At this point I’ve completed all the chocolate work that can be done in advance, so I’ve gone back to work on Autumn Splendor. Here is a screenshot of my latest opus, in Adobe Illustrator (you’ll need to click through to the larger version):
In this version I have made quite a few changes: adjusted the center front and center back curves, adjusted the side panel to be less visible, and separated the undercollar from the main body of the garment. Quite a bit of pattern surgery!
I’ve snapshotted the entire window so you can see how I’ve set it up in Illustrator. I have each section on a separate layer (actually a set of layers); by turning visibility of a layer on and off, I can switch between viewing the left front, the right front, the left front facing, the right front facing, right back, and left back – swapping out the sections unique to each piece while leaving the lines they share in common.
Next step is to dye the fabric for the muslin. I’ve cut, washed, and dried 10 panels of white cotton flannel and (if chocolate allows) will dye them this weekend. I experimented with paint (on a suggestion from Bonnie Inouye) – but artists’ acrylics affect the “hand” of the fabric and I don’t have any fabric paint on hand, so I’m going to dye the flannel instead. (The other upside of dyeing is that I can do two or three panels at once, as long as I make sure the dye penetrates.) After that I can print out the patterns, and cut and sew the muslin. I’m guessing I can get the dyeing done this weekend (in between lots of chocolate work), but as Chocopalooza is next week, I probably won’t finish the muslin until after Thanksgiving.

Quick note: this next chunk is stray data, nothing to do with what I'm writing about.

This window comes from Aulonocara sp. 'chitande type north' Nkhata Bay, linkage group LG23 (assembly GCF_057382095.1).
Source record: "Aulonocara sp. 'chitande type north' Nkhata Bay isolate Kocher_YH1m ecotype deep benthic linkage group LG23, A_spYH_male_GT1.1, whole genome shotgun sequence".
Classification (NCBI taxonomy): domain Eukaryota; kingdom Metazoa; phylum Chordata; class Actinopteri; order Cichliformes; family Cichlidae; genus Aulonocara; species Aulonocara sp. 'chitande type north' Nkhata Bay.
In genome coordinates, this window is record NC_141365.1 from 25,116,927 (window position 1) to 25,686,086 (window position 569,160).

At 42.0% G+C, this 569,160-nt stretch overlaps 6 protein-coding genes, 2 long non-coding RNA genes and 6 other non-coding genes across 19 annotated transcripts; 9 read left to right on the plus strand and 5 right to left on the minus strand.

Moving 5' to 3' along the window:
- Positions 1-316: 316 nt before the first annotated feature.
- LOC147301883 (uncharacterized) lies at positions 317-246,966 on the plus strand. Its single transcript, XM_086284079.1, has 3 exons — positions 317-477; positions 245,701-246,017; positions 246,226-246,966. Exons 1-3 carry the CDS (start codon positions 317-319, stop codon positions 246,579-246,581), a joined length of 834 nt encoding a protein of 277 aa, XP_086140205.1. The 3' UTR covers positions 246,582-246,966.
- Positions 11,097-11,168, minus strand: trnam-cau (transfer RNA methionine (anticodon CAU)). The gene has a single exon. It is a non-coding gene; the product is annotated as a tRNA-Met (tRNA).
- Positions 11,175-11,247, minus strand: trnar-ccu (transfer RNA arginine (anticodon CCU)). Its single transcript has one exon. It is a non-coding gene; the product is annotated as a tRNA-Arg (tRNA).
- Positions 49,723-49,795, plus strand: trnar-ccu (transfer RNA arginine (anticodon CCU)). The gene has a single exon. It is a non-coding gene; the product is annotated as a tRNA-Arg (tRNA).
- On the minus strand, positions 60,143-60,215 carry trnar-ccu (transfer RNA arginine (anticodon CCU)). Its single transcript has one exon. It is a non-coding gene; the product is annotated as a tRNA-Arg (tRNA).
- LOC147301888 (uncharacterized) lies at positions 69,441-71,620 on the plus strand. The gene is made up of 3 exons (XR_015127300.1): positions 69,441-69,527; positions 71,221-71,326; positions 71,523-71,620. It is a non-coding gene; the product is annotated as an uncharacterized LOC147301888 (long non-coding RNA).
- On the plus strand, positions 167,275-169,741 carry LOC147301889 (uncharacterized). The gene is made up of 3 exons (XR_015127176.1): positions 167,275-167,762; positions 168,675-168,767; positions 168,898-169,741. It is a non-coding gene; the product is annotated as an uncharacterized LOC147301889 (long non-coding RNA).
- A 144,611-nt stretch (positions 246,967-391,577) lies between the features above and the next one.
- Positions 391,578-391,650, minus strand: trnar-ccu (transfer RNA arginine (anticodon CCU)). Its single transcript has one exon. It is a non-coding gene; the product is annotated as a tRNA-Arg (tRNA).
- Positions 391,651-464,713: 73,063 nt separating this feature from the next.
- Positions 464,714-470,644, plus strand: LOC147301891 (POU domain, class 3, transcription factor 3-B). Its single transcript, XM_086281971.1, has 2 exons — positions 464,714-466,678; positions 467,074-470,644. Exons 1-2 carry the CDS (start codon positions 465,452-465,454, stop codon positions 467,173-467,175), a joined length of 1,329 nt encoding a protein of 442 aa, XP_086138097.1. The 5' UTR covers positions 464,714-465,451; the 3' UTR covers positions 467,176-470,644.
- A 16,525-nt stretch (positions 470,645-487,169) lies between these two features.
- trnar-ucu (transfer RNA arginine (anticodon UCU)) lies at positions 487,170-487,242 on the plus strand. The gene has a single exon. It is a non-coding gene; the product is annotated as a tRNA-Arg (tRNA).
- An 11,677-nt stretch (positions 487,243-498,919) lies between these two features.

Michelle asked what Autumn Splendor would look like as a floor-length duster. Alas, that is not an option. When I wove the fabric, I designed each panel with a calf-length coat in mind, and as a result, each panel is just long enough for a calf-length coat. (The color changes forced me to choose a specific length, as otherwise there would be too much gold or too much brown at the ends.) Making it floor length would require reknitting/dyeing/unraveling/weaving/dyeing the panels – best not to go there!